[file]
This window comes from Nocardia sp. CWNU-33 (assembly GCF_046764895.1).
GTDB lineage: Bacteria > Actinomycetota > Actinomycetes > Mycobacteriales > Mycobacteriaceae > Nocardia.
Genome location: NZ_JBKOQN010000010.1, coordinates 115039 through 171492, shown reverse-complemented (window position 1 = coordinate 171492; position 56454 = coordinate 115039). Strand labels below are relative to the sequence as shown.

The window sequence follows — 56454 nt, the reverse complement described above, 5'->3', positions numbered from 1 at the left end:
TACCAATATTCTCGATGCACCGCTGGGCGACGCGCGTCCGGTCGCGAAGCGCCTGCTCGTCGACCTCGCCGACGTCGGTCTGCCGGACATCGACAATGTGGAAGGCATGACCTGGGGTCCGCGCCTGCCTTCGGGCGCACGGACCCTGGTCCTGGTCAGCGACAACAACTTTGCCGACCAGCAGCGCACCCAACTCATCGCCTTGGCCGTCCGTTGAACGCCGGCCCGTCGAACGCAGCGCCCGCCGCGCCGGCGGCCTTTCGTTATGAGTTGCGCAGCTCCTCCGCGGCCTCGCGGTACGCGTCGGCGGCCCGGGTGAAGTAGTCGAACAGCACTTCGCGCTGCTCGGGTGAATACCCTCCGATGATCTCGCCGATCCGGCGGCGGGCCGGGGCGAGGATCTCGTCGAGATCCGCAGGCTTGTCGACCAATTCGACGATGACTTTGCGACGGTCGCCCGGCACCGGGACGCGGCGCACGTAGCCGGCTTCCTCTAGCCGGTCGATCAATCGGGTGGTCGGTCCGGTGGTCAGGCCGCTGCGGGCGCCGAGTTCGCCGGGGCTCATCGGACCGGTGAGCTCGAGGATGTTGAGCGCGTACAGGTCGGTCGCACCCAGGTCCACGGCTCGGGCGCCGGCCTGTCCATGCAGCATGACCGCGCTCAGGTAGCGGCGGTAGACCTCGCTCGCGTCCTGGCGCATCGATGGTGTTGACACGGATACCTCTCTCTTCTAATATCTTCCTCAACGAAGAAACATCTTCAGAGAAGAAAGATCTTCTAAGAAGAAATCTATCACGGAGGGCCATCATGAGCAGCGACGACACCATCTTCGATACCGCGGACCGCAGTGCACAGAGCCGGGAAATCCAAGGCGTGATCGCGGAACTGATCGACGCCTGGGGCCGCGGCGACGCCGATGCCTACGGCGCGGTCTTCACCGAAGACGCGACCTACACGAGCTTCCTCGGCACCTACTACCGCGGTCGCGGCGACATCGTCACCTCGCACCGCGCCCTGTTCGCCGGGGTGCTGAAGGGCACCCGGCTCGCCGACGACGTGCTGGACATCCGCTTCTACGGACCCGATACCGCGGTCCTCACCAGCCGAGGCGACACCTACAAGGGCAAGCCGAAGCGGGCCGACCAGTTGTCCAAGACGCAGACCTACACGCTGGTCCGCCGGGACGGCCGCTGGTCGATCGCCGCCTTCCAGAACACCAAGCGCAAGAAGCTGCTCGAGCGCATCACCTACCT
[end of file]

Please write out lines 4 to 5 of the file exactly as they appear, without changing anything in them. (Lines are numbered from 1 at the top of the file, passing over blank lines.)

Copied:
The window sequence follows — 56454 nt, the reverse complement described above, 5'->3', positions numbered from 1 at the left end:
TACCAATATTCTCGATGCACCGCTGGGCGACGCGCGTCCGGTCGCGAAGCGCCTGCTCGTCGACCTCGCCGACGTCGGTCTGCCGGACATCGACAATGTGGAAGGCATGACCTGGGGTCCGCGCCTGCCTTCGGGCGCACGGACCCTGGTCCTGGTCAGCGACAACAACTTTGCCGACCAGCAGCGCACCCAACTCATCGCCTTGGCCGTCCGTTGAACGCCGGCCCGTCGAACGCAGCGCCCGCCGCGCCGGCGGCCTTTCGTTATGAGTTGCGCAGCTCCTCCGCGGCCTCGCGGTACGCGTCGGCGGCCCGGGTGAAGTAGTCGAACAGCACTTCGCGCTGCTCGGGTGAATACCCTCCGATGATCTCGCCGATCCGGCGGCGGGCCGGGGCGAGGATCTCGTCGAGATCCGCAGGCTTGTCGACCAATTCGACGATGACTTTGCGACGGTCGCCCGGCACCGGGACGCGGCGCACGTAGCCGGCTTCCTCTAGCCGGTCGATCAATCGGGTGGTCGGTCCGGTGGTCAGGCCGCTGCGGGCGCCGAGTTCGCCGGGGCTCATCGGACCGGTGAGCTCGAGGATGTTGAGCGCGTACAGGTCGGTCGCACCCAGGTCCACGGCTCGGGCGCCGGCCTGTCCATGCAGCATGACCGCGCTCAGGTAGCGGCGGTAGACCTCGCTCGCGTCCTGGCGCATCGATGGTGTTGACACGGATACCTCTCTCTTCTAATATCTTCCTCAACGAAGAAACATCTTCAGAGAAGAAAGATCTTCTAAGAAGAAATCTATCACGGAGGGCCATCATGAGCAGCGACGACACCATCTTCGATACCGCGGACCGCAGTGCACAGAGCCGGGAAATCCAAGGCGTGATCGCGGAACTGATCGACGCCTGGGGCCGCGGCGACGCCGATGCCTACGGCGCGGTCTTCACCGAAGACGCGACCTACACGAGCTTCCTCGGCACCTACTACCGCGGTCGCGGCGACATCGTCACCTCGCACCGCGCCCTGTTCGCCGGGGTGCTGAAGGGCACCCGGCTCGCCGACGACGTGCTGGACATCCGCTTCTACGGACCCGATACCGCGGTCCTCACCAGCCGAGGCGACACCTACAAGGGCAAGCCGAAGCGGGCCGACCAGTTGTCCAAGACGCAGACCTACACGCTGGTCCGCCGGGACGGCCGCTGGTCGATCGCCGCCTTCCAGAACACCAAGCGCAAGAAGCTGCTCGAGCGCATCACCTACCT